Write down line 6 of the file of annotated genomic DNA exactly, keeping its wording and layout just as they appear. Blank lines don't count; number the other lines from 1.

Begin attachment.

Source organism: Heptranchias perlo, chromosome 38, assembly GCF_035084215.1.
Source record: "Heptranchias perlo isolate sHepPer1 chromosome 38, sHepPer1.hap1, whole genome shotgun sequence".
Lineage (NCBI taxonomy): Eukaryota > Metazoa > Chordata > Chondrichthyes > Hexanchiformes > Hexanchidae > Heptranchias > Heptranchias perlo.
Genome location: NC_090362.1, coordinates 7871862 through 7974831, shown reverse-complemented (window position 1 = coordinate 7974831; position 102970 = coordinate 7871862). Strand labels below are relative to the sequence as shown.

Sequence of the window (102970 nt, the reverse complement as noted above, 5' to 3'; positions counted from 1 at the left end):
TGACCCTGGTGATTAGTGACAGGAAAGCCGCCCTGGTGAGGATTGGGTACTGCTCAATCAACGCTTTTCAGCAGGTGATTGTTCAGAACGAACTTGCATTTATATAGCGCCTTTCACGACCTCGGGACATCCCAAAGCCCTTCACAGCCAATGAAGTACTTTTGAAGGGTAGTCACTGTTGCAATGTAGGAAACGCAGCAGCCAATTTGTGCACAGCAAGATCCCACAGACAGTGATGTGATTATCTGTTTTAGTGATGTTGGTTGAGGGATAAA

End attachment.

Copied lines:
TGACCCTGGTGATTAGTGACAGGAAAGCCGCCCTGGTGAGGATTGGGTACTGCTCAATCAACGCTTTTCAGCAGGTGATTGTTCAGAACGAACTTGCATTTATATAGCGCCTTTCACGACCTCGGGACATCCCAAAGCCCTTCACAGCCAATGAAGTACTTTTGAAGGGTAGTCACTGTTGCAATGTAGGAAACGCAGCAGCCAATTTGTGCACAGCAAGATCCCACAGACAGTGATGTGATTATCTGTTTTAGTGATGTTGGTTGAGGGATAAA